Keith Elder, PhD, MPH, is accustomed to breaking new ground in his work. During his term as a Robert Wood Johnson Foundation (RWJF) New Connections: Increasing the Diversity of RWJF Programming scholar (2009-2011), Elder tackled the seldom-studied field of Black men’s health and uncovered critical issues about how this population receives health care.
So it’s only natural that Elder intends to encourage his students to take a broad, interdisciplinary view of public health in his new position as chair of Saint Louis University’s School of Public Health, Department of Health Management and Policy. On January 1, Elder will take the helm to continue and expand on the university’s commitment to serving populations that are disproportionately at risk for poor health and have limited access to quality medical care.
“Here at Saint Louis University, we have a vulnerable-populations workgroup,” Elder says. “We concentrate on meeting the needs of underserved groups with high mortality rates, such as the elderly, Black men and women, and rural populations.”
Making an Impact on Public Health
Like so many young people interested in medicine, Elder started out as an undergraduate student who planned to become a physician. “My PhD is in health policy, but I started out pre-med,” he explains. While touring hospitals before applying to medical school, Elder became aware of his desire to make a broad impact on the disproportionate burden of disease experienced by certain groups of people. “That’s when a mentor introduced me to public health and helped me see that it was a great opportunity for me to make a difference,” he says.
New Connections creates an environment so encouraging… that you feel like you can do anything.” -Keith Elder, PhD
Elder was able to further his goal after becoming an RWJF New Connections grantee. “I came to New Connections as a faculty member at the University of Alabama at Birmingham. I entered the program knowing that I wanted to do research on the health of Black men—one of the most understudied populations, with one of the highest rates of chronic disease and other health problems. But I had found that there were very few resources out there for funding to study Black men’s health.”
After beginning to explore the many contradictions in existing data about how Black men access care, Elder found that they were more likely than other groups to receive a lower quality of health care and less likely to use health services properly. His research was designed to find out how to remedy these two problems.
“Our study [currently under review] found that physician/patient communication is the most important factor for Black men as it relates to rating their personal physician,” Elder says. “In addition, Black men appear to be very disengaged during health care encounters, a fact that influences whether they comply with treatment recommendations or requests for follow-up visits. Black men tend to rate most aspects of their health care at 80 or above on a 100-point scale, however, they appear to have problems with getting care quickly.”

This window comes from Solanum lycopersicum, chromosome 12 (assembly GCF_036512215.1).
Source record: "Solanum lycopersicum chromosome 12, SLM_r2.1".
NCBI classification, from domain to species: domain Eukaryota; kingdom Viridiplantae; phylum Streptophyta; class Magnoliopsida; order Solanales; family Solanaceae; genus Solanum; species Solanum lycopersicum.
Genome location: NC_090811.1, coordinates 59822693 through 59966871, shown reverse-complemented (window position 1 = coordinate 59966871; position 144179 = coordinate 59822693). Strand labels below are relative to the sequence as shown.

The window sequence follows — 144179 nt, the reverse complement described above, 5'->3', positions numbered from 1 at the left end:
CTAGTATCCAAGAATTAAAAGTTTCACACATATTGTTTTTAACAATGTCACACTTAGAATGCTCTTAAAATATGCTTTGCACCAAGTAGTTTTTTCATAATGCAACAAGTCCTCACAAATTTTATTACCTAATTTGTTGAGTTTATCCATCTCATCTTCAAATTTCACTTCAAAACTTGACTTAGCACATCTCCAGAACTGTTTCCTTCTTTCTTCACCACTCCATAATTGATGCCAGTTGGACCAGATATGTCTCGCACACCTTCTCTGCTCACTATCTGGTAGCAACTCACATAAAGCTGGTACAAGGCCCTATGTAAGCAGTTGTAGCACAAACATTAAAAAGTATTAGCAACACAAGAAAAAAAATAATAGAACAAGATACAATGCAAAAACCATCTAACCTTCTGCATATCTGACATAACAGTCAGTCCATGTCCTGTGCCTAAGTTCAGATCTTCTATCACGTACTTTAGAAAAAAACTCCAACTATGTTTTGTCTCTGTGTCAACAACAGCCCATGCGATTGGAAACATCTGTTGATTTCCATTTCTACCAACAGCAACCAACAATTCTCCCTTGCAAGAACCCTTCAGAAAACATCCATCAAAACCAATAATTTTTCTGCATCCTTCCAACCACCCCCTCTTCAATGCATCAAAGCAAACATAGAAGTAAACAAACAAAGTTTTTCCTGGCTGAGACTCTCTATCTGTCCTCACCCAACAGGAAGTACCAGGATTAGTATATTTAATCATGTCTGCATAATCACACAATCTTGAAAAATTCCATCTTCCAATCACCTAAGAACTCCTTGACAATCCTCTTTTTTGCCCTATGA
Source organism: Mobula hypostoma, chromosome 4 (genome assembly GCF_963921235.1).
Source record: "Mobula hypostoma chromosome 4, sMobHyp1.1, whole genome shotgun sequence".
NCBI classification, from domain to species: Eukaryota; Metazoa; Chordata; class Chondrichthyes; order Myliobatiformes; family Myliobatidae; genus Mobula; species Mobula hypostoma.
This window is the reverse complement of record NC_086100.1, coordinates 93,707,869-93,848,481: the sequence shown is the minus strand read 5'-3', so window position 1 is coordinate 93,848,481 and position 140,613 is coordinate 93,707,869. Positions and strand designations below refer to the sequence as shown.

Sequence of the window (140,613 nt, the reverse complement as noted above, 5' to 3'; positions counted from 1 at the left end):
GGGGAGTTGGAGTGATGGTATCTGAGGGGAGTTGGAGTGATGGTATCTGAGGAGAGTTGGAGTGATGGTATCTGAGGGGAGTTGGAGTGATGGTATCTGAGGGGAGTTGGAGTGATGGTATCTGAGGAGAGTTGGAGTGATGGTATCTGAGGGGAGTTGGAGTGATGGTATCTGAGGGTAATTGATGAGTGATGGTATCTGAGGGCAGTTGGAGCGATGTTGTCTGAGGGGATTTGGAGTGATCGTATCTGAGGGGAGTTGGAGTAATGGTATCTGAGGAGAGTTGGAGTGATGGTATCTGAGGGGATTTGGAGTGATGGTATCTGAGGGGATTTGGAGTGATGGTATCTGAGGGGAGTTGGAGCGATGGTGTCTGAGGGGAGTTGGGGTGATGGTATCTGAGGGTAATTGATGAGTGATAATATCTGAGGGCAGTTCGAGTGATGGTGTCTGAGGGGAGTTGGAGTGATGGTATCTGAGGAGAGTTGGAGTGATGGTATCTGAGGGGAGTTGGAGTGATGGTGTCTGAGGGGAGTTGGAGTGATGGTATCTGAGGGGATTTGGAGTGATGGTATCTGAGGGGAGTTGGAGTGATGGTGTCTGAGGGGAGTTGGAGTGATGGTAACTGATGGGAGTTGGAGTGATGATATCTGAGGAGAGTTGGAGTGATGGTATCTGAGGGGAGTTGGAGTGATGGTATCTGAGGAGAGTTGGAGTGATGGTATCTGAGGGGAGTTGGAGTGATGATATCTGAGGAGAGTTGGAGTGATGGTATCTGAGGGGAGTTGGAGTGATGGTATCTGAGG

Overall, Elder says, the literature is pretty clear. “Black men appear to be one of the most disconnected groups when it comes to health care. They are also one of the hardest groups to recruit and keep in studies. It’s clear that we need more gender-specific analyses of health system interaction issues. I am extremely grateful to the Robert Wood Johnson Foundation New Connections program for supporting my research in this area.”
Training the Next Generation
With his new appointment at Saint Louis University, Elder hopes to teach his students about the broad range of factors that affect health. “My first objective is to make certain our students are prepared for the workforce by providing more hands-on experiences for them to work in diverse communities. I also hope to strengthen alumni ties and conduct more research across the disciplines of the university because public health encompasses epidemiology, environmental health, biostatistics, and health management and policy.”
But Elder also intends to offer students the type of inspiration he gained as part of an RWJF program. He says he now recognizes just how critical that support is to building a career. “My New Connections experience was absolutely invaluable. I wouldn’t be here—at Saint Louis University conducting this type of research—if not for the program. The networking, mentoring and the relationships I’ve developed through the national New Connections conferences have given me critical insights into what it takes to achieve in academia.”
Noting the isolation that many academics from underrepresented backgrounds experience when building their careers, Elder adds, “I strongly believe that without New Connections, a lot of scholars from these populations would not be successful in academia. New Connections creates an environment so embracing, so encouraging that once you leave the program, you feel like you can do anything. It’s almost like going to church.”
Learn more about New Connections: Increasing the Diversity of RWJF Programming.
For an overview of RWJF scholar and fellow opportunities visit RWJFLeaders.org.
Only 3.5% of full-time medical school faculty are African American, reports the Assoc. of American Medical Colleges.